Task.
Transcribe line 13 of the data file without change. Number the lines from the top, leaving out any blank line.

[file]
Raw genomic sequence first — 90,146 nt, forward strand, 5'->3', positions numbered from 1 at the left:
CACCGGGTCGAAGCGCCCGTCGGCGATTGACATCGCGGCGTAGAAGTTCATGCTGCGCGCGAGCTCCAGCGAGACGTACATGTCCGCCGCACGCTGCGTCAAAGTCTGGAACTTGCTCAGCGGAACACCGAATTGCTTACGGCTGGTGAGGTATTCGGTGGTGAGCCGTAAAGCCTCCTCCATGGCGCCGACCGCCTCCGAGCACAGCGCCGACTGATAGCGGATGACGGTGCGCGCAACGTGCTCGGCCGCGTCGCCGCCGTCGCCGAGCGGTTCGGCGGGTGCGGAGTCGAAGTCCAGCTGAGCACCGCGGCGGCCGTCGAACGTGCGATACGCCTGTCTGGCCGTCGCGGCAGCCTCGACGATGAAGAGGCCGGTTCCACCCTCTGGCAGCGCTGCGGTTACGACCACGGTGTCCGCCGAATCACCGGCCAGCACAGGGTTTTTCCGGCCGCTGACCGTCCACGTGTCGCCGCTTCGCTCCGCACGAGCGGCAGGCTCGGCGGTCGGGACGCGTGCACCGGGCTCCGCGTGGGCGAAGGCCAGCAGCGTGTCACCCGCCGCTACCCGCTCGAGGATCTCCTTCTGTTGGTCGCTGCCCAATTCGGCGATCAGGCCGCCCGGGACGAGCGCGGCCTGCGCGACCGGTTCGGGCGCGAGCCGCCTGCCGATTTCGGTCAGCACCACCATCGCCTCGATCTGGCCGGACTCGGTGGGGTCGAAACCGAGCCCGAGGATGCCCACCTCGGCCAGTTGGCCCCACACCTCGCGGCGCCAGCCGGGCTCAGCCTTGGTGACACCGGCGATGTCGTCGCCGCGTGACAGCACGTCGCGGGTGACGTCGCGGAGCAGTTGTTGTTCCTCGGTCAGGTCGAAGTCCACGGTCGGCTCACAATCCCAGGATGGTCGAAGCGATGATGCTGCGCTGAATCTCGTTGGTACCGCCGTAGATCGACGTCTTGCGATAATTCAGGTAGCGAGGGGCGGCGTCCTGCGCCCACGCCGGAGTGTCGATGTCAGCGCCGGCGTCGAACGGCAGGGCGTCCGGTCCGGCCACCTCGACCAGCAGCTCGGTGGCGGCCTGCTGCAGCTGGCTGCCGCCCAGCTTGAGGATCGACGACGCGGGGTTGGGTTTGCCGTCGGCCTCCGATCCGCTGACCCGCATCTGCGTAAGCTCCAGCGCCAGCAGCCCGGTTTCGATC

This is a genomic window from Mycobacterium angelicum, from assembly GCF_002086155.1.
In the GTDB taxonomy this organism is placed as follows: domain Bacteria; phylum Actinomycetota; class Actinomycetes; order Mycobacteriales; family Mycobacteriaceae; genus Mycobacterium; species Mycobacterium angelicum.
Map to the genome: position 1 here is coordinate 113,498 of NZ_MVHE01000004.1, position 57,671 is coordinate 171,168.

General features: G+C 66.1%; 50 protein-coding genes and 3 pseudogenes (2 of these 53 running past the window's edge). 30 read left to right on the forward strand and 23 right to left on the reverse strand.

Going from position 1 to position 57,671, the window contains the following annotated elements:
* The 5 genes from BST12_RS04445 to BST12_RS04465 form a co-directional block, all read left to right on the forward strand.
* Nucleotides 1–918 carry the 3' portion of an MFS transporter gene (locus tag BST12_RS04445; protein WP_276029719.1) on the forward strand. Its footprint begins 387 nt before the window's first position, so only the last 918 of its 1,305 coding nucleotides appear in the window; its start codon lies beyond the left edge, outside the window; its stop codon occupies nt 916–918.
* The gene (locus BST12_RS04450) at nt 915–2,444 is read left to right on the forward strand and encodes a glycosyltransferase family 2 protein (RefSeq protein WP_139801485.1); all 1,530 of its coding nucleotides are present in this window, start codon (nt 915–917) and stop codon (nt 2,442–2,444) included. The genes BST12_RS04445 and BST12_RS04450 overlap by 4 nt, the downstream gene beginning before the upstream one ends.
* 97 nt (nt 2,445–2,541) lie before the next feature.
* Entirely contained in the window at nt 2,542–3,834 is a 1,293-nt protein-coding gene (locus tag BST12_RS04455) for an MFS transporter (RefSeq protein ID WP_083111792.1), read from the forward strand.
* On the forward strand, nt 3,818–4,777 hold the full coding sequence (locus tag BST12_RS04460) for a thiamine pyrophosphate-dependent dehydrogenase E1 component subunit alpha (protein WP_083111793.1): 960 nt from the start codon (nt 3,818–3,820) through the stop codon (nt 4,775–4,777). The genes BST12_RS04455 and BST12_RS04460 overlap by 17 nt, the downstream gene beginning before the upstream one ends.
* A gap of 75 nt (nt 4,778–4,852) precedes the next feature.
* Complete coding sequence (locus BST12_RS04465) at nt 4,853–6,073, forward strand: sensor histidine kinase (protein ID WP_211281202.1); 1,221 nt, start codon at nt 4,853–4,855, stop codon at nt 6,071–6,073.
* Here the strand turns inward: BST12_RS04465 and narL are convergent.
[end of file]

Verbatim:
* On the forward strand, nt 3,818–4,777 hold the full coding sequence (locus tag BST12_RS04460) for a thiamine pyrophosphate-dependent dehydrogenase E1 component subunit alpha (protein WP_083111793.1): 960 nt from the start codon (nt 3,818–3,820) through the stop codon (nt 4,775–4,777). The genes BST12_RS04455 and BST12_RS04460 overlap by 17 nt, the downstream gene beginning before the upstream one ends.